Hailing from Albany, Oregon the trio that makes up Falling Up--Josh Shroy (drums), Jeremy Miller (bass, keys) and Jess Ribordy (vocals, guitar and keys)--is anything but mundane and ordinary.
There is no real musical “genre” you could classify these three guys in. Part rock, part ballad, part science fiction and part everything else, their classification of themselves on MySpace as “experimental” is very fitting.
With their sixth album Fangs!, released on March 24th, the spiritual band further pushes the boundaries of time and sound with their “experimental” music. From the get-go, Fangs! sounds like something few listeners have probably ever heard before. Ribordy’s voice is at the very least, haunting, with just the right amount of near-creepy thrown in. The sound becomes almost spaceage-esque when Ribordy’s voice combines with the electronic effects the band has laid over tracks like “Lotus And The Languorous.”
Many of the songs are chock full of sheer ominousness, making them feel like the supporting soundtrack to an intense battle scene from Star Trek or a J.R.R. Tolkien fantasy novel. Other tracks, like “Goddess of the Dayspring, Am I,” are more upbeat and even ethereal in their musical style.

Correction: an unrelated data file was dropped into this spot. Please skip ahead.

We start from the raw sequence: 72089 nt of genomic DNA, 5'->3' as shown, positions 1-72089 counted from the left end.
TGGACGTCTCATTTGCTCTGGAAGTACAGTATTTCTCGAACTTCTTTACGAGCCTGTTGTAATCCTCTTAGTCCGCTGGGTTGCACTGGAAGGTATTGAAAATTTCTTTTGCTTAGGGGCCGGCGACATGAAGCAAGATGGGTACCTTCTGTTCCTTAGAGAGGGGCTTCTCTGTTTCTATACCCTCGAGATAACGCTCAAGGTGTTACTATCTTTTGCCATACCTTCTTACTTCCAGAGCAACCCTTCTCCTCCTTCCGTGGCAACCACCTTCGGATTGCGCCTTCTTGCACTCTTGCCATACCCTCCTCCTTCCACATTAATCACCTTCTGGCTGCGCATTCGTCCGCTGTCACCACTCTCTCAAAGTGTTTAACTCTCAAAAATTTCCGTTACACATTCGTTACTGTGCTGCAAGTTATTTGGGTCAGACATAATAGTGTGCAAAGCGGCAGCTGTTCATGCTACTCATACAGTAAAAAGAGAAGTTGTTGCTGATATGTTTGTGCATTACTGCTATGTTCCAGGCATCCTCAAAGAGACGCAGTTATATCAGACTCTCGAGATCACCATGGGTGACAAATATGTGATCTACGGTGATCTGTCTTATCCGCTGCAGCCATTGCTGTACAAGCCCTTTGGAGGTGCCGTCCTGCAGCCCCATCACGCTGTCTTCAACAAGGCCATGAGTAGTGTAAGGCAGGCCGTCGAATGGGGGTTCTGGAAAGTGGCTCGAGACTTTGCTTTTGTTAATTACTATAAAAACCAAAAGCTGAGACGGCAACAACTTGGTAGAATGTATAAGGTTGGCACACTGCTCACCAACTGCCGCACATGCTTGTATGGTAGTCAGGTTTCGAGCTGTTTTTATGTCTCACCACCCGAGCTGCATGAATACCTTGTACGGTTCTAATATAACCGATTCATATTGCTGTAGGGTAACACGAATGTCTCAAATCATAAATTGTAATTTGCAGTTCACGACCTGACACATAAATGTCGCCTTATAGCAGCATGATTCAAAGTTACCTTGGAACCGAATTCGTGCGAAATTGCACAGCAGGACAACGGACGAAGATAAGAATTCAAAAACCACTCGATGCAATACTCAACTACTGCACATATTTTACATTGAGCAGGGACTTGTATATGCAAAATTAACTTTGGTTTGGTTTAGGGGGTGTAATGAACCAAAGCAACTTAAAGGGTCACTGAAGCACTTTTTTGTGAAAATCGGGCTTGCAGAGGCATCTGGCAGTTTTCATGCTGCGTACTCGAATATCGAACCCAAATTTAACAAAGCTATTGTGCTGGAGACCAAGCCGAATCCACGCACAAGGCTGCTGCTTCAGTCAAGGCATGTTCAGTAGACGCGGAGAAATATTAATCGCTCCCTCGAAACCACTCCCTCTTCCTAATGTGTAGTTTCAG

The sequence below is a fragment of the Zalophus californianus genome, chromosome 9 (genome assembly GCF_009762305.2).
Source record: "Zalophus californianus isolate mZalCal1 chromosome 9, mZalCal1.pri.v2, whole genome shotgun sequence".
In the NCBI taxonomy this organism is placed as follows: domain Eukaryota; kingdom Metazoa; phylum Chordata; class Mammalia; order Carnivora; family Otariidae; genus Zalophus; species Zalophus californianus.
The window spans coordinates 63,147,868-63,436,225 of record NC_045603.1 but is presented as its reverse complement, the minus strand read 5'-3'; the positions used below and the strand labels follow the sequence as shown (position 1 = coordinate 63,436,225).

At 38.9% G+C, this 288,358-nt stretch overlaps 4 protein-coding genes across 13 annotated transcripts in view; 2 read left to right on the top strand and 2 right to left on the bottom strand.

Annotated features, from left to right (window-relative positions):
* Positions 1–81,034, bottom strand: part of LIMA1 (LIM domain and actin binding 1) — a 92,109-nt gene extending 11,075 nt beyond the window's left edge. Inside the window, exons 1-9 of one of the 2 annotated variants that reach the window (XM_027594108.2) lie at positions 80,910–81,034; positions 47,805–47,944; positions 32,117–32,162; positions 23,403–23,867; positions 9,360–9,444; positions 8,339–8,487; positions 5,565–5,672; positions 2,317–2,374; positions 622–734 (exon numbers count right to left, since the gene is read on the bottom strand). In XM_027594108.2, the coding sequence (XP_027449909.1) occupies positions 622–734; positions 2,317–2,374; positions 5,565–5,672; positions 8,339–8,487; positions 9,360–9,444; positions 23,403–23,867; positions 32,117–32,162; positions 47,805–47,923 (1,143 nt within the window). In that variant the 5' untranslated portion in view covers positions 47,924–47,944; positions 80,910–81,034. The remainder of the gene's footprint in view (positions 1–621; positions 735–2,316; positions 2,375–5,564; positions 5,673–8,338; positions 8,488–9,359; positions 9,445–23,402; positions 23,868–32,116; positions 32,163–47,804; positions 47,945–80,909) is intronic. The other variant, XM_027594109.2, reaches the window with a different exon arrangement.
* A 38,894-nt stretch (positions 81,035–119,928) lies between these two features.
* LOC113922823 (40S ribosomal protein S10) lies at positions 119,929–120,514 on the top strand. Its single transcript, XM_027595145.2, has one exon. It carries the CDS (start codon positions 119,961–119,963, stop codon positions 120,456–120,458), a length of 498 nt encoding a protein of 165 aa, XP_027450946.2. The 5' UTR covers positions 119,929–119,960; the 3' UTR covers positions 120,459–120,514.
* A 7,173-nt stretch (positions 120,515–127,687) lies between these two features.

On the title of the album, Ribordy says, “Fangs sums up a very reactive type of scenario. We often think of Fangs relating to snakes or poison, which represent the idea of biting and damage. It’s a very reaction-based record where something is always happening. Whether it be good or bad, it’s always significant.”
And significant this album is. From its out-of-this-world-infused songs, all the way down to the song titles; most of which are quite complex and sound like they were taken directly from a chapter in a sci-fi novel, with names like “Streams of Woe at Acheron” and “The King’s Garden.”
If Falling Up’s goal is to push musical boundaries, they have definitely done so with Fangs!.